Wednesday morning I took a shuttle to the train station and boarded the 7:00 AM TranzCoastal train north to Picton at the top of the South Island.  I took photos of the sunrise over lakes, and photos of misty mountains with low-lying clouds in valleys and on farmlands. I didn’t realize how beautiful they were until I edited them back home. After miles of farmland, the train travelled along the ocean, then inland again by salt flats, snow-capped mountains, and vineyards.  New Zealand is famous for Sauvignon Blanc wine.  The trip was supposed to take 5 hours and 15 minutes, but was running 45 minutes late when we arrived at Picton.  I took the shuttle bus to the Inter-Island Ferry, which was waiting for our train.  The ferry passed by green islands as it left Picton for the three and a half hour ride to Wellington.  (See photos B1-B19 at

            In Wellington, I took the shuttle bus from the ferry terminal to the train station, then a city bus to a youth hostel, where again I had reserved a single room, and left my luggage there. When I plan a trip, I always check my guidebook and online listings to find where the dance clubs are, and find a youth hostel or other inexpensive lodging where I can walk back late at night.  I reserve the lodging online.  In Wellington, many clubs and restaurants are on or near Courteney Place.  I ate dinner, and then looked for dance clubs since I didn’t plan to attend a conference or catch an early train the next day.  A club listed in my guidebook had a live band, but no one dancing.  Another club had a DJ with only a few people dancing.  But across the street was a club with a good crowd.  As usual I gained rapport with other dancers who imitated my energetic dance moves.  When I finally left, on my way back to the youth hostel I met two groups that I had seen in the dance clubs!

            Thursday morning I took a bus out to Weta, which is the studio that produced the special effects for Lord of the Rings, Avatar, and other films.  They do puppets, prosthetics, makeup, and computer effects.  They showed a video about the studio and had small models of the many characters and monsters they had created.

            Upon return to downtown, I explored the Museum of New Zealand Te Papa.  It had exhibits about plate tectonics, which revealed that New Zealand was next to Australia and Antarctica when all of the continents were joined about 250 million years ago.  Other exhibits said that the first humans in New Zealand, the ancestors of the Maori, were descended from Polynesians who had come from Southeast Asia to Samoa, Fiji, and then the Cook Islands about 3000 years ago, and from there traveled north to Hawaii and east to Easter Island 1200 years ago, and south to New Zealand only 800 years ago.  They came on large outrigger canoes with sails and a pontoon for balance, using stars for navigation.  They brought tropical plants and animals with them, but not all of the plants and animals survived in the colder New Zealand weather.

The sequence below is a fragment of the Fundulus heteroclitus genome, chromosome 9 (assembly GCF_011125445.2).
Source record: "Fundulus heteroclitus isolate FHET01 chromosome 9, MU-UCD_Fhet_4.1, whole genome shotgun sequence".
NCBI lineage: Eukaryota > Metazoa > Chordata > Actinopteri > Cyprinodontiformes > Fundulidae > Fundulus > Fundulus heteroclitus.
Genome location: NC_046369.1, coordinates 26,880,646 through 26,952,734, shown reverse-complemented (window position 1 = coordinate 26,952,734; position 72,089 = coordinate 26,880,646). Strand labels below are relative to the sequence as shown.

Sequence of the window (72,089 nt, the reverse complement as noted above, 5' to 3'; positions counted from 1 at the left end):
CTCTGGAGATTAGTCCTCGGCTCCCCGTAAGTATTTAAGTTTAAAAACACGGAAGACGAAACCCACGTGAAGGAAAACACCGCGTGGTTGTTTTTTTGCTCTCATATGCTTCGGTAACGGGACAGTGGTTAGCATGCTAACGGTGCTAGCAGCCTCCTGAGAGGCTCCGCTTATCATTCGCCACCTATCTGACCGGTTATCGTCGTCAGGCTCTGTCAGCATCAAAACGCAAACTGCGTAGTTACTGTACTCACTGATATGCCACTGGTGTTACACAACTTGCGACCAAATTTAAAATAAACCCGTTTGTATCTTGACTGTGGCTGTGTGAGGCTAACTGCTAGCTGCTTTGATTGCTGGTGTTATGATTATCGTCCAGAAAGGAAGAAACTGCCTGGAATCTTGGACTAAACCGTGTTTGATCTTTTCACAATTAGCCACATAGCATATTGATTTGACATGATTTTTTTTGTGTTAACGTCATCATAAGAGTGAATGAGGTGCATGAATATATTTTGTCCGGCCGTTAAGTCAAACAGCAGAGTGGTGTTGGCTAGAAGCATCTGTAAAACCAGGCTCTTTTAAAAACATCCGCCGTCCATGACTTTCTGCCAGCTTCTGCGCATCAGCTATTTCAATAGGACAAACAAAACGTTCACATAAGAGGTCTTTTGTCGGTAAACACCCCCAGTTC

I walked from the museum to a cable car that took me up a mountain to the Carter Observatory. I watched a planetarium show about the Southern Sky.  There is no star similar to the North Star in the northern hemisphere, which stays in the same position as the earth turns, but the Southern Cross is often visible.  I also saw great exhibits about each of the planets in the solar system, as well as the sun and other aspects of the solar system.  After the big bang, the universe was full of hydrogen, which coalesced into stars, which converted most to helium but under tremendous pressures also created the other elements, including carbon, which is the basis of life on this planet.  As Carl Sagan said, we are made of star stuff!

            I took the cable car halfway down the mountain to Victoria University.  I explored the university and located the psychology department.  I know two of the psychologists there, but they were out of town.  That night after dinner I went to see an avant-garde play called Mark Twain and Me in Maoriland, which was a little hard to follow as a foreigner since it jumped between past and present events.  That night I had to forego clubbing in order to catch a 7:00 AM train.



            Friday morning I boarded the TranzScenic Overlander train to Auckland.  It passed many miles of farmland and rivers.  There also was a large mountain that resembles Mt. Fuji in Japan, and has been used as a substitute for it in films!  (See photos C1-C4 at

            Although the trip was long, it was pleasant.  I enjoy riding trains, and have ridden them all over Europe and Japan, and parts of Canada and the US.  It is less tiring than driving, and you can look at the scenery instead of the traffic.  It is less cramped than a bus, and you are able to get up and move around.  But I have trouble sleeping on a train now, even though I did it the first time I went to Europe years ago.